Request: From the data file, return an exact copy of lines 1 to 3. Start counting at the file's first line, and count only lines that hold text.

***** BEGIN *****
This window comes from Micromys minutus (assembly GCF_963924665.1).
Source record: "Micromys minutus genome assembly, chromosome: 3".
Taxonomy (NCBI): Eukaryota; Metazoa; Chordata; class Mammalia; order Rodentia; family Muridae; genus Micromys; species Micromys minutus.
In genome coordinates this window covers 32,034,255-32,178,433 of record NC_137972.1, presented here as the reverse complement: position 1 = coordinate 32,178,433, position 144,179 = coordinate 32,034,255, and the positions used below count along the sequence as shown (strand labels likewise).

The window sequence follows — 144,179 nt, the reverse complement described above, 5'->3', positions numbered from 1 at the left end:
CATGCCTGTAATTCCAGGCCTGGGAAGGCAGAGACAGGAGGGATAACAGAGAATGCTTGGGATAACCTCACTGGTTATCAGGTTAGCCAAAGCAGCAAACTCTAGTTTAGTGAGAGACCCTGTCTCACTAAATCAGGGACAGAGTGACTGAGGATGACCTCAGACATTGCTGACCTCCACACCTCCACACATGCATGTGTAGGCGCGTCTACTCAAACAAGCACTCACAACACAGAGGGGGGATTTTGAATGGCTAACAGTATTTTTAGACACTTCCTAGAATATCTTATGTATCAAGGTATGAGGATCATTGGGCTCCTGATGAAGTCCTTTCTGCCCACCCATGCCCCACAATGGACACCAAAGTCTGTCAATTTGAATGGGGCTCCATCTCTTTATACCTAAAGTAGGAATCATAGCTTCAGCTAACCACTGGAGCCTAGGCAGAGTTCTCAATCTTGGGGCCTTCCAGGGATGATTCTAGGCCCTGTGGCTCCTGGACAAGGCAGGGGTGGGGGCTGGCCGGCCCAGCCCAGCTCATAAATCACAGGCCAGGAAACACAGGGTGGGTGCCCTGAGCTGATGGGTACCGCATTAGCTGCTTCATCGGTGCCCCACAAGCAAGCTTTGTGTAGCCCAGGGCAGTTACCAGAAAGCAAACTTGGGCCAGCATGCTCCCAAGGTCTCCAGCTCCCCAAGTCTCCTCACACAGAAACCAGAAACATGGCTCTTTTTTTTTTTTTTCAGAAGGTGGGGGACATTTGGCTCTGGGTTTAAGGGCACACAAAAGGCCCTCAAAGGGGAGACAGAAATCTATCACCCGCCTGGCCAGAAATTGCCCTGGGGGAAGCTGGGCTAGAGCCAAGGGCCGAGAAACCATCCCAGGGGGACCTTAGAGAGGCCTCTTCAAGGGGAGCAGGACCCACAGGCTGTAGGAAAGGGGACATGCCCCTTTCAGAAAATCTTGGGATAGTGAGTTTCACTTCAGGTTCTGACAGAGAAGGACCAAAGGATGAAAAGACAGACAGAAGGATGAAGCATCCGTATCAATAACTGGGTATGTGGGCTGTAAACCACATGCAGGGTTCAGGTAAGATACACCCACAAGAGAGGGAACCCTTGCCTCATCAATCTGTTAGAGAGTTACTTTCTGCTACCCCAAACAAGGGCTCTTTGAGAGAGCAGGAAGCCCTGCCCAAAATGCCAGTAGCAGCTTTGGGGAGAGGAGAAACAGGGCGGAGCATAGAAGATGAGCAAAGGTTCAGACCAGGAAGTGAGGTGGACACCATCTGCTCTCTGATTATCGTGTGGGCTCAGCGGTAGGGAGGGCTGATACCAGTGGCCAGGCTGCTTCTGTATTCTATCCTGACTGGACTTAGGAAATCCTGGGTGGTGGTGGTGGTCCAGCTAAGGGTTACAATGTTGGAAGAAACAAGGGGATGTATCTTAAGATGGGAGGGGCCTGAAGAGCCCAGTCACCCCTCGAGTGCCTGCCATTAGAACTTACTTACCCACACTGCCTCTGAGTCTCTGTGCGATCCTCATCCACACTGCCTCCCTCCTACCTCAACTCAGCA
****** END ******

This window comes from Micromys minutus (assembly GCF_963924665.1).
Source record: "Micromys minutus genome assembly, chromosome: 3".
Taxonomy (NCBI): Eukaryota; Metazoa; Chordata; class Mammalia; order Rodentia; family Muridae; genus Micromys; species Micromys minutus.